Ohio State is not only the state’s largest university, but also Central Ohio’s largest employer. Unlike classes, Drake says dorms, food service, and the medical center will all continue as normal.

“We can’t avoid contact with other people entirely," Drake says. "What we want to do is to make that as safe as we can, and to mitigate, so we’ve done things like mandated enhanced cleaning of high touch areas.”

Fifth-year Antonio Phillips says that canceling in-person classes will hurt the Ohio State experience.

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By making the announcement during spring break, Drake said he hopes it will give faculty enough time to pivot to online.

"We’ve never done anything like having our whole curriculum as a distance learning platform or all online," Drake says, "and to do that in a week is a herculean task." 

Standing inside the campus gym, junior Michael Gomori worries about the university’s ability to do that on such short notice.

“It’s going to be a weird challenge, because those classes are formatted for in-person,” Gomori says. “Online class, that’s fine, they designed it for an online format, but these ones, I don’t know how it’s going to work out. I’m kind of nervous about it.”

Either way, it won’t be the Ohio State experience that students expect, says fifth-year Antonio Phillips.

“We definitely thought it was cool at first, because, wow we don’t have to get up,” Phillips says. “But at the same time, you’re paying not only for an education but also an experience. And with you not being able to literally be here, I feel like you’re missing out on that experience.”

Drake acknowledges that this will be a disruption for student life, but says when facing a global pandemic, it’s important to stay ahead of the curve.

The Ohio Department of Health makes the following recommendations to protect yourself from illness:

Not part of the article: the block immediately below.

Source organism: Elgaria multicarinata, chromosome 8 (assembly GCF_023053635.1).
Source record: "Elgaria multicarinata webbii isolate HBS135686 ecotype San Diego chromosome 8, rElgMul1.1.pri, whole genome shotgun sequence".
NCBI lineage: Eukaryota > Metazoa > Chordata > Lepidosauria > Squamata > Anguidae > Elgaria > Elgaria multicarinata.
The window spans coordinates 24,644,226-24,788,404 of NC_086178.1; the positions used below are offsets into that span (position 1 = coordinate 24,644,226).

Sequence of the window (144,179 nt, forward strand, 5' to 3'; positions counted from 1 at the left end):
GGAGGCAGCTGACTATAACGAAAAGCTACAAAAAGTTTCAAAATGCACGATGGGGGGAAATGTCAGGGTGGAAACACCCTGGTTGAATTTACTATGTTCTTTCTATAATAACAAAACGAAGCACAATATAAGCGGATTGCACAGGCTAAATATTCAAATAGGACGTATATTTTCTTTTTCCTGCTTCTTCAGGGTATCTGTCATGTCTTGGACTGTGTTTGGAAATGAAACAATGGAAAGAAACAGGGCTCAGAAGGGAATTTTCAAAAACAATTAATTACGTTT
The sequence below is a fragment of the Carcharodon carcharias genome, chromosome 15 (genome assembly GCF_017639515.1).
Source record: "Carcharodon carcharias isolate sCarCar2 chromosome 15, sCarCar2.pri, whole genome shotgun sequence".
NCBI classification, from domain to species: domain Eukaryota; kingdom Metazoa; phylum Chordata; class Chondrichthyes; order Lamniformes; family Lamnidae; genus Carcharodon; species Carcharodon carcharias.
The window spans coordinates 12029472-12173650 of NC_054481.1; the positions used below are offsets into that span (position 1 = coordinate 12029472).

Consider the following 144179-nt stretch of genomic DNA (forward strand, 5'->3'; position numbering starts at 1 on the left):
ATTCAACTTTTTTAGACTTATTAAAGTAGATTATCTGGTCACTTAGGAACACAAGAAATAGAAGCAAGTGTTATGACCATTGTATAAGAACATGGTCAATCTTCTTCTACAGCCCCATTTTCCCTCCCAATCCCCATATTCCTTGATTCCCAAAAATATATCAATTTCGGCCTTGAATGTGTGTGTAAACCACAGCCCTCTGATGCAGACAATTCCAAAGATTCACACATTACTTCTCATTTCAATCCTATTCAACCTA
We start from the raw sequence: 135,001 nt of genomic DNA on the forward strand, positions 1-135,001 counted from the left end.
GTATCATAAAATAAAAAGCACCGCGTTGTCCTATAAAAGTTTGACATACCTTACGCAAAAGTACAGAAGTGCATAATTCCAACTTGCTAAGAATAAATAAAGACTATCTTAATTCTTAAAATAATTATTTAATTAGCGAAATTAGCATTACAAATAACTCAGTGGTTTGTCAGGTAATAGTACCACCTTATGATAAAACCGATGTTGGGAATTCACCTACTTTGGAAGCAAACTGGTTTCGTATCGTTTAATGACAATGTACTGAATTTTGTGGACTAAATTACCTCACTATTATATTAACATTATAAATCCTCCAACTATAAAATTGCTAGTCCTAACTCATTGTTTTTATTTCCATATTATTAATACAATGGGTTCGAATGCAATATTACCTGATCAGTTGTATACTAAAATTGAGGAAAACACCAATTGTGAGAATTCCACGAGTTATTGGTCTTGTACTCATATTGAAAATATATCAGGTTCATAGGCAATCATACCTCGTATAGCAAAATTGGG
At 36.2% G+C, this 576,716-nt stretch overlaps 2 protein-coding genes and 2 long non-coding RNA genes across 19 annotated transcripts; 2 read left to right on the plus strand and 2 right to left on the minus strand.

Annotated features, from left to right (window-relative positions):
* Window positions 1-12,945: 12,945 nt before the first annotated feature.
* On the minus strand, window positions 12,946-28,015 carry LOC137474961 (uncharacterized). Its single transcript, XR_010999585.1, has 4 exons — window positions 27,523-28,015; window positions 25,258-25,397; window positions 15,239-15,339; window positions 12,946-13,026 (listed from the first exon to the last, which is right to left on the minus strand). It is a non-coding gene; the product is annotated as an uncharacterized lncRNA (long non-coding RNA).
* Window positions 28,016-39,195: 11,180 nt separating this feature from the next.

• Wash hands often with soap and water for at least 20 seconds; dry hands with a clean towel or air dry hands. 
  • Use alcohol-based hand sanitizer when soap and water are unavailable. 
  • Cover your mouth with a tissue or sleeve when sneezing or coughing. Avoid touching your eyes, nose, or mouth with unwashed hands. 
  • Stay home when you are sick. 
  • Avoid contact with people who are sick.

Ohio's coronavirus call center is open to answer questions from 8 a.m. to 9 p.m. daily. The hotline number is 1-833-4-ASK-ODH or 1-833-427-5634.

This is a rapidly evolving story, and we are working hard to bring you the most up-to-date information. However, we recommend checking the websites of the Centers for Disease Control and Prevention for the most recent numbers of COVID-19 cases.

This story was produced by Side Effects Public Media, a news collaborative covering public health.

Paige Pfleger is a reporter for WOSU, Central Ohio's NPR station. Before joining the staff of WOSU, Paige worked in the newsrooms of NPR, Vox, Michigan Radio, WHYY and The Tennessean. She spent three years in Philadelphia covering health, science, and gender, and her work has appeared nationally in The Washington Post, Marketplace, Atlas Obscura and more.